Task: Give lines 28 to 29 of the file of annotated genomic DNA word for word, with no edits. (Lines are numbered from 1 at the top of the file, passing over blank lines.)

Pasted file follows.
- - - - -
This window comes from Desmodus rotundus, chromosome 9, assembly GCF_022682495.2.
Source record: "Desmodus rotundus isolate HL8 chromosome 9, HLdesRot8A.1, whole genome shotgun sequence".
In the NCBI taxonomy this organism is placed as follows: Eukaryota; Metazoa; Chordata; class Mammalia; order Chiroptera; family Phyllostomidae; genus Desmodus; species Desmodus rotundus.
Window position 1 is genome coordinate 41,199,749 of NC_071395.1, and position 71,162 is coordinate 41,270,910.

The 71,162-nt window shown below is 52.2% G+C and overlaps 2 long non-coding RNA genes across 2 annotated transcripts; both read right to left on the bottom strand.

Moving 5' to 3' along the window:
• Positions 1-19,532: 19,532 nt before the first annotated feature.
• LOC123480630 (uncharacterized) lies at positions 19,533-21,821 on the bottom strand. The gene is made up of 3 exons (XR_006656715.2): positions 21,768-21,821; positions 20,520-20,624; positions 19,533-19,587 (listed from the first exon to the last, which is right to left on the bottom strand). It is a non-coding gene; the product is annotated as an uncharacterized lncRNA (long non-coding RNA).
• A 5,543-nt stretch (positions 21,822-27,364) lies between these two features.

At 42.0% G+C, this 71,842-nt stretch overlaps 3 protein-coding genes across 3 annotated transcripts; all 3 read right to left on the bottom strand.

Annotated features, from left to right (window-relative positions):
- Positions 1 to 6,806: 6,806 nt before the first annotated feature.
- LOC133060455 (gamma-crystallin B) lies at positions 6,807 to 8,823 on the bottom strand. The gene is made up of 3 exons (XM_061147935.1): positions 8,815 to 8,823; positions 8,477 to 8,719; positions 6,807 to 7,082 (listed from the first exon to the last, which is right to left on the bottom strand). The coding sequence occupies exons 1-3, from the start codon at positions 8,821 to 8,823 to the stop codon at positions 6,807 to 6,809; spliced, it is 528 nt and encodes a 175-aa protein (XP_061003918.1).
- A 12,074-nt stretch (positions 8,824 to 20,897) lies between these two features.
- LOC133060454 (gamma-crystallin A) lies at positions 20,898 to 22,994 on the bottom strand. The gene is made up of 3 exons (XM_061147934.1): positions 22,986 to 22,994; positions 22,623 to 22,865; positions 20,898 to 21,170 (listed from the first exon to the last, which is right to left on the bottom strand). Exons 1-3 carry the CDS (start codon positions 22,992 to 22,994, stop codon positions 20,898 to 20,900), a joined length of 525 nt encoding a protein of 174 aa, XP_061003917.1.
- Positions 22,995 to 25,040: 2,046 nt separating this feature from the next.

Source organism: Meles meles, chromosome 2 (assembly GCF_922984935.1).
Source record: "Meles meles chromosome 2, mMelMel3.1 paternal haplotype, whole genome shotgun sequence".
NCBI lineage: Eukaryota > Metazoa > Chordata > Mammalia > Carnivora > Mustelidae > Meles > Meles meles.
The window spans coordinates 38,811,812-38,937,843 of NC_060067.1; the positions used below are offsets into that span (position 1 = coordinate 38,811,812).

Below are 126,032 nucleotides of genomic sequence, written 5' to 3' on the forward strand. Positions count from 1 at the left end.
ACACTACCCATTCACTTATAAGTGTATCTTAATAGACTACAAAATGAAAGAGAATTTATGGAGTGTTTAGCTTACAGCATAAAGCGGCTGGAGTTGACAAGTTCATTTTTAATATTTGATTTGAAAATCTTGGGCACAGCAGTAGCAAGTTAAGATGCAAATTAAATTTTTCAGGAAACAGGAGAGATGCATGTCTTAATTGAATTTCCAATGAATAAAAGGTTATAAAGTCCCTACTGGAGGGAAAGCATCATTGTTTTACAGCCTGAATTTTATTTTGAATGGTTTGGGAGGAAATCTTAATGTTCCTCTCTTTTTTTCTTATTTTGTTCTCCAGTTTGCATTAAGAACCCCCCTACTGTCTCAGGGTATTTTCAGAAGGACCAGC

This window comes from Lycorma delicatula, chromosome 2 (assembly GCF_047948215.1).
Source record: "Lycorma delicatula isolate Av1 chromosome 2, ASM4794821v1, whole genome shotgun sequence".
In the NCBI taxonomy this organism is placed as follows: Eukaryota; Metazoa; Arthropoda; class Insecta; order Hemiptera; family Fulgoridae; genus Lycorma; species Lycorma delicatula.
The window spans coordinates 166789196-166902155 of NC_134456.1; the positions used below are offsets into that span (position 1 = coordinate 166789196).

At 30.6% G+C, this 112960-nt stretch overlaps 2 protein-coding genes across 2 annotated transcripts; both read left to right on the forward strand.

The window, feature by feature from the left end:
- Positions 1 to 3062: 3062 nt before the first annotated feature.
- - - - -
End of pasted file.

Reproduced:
The window, feature by feature from the left end:
- Positions 1 to 3062: 3062 nt before the first annotated feature.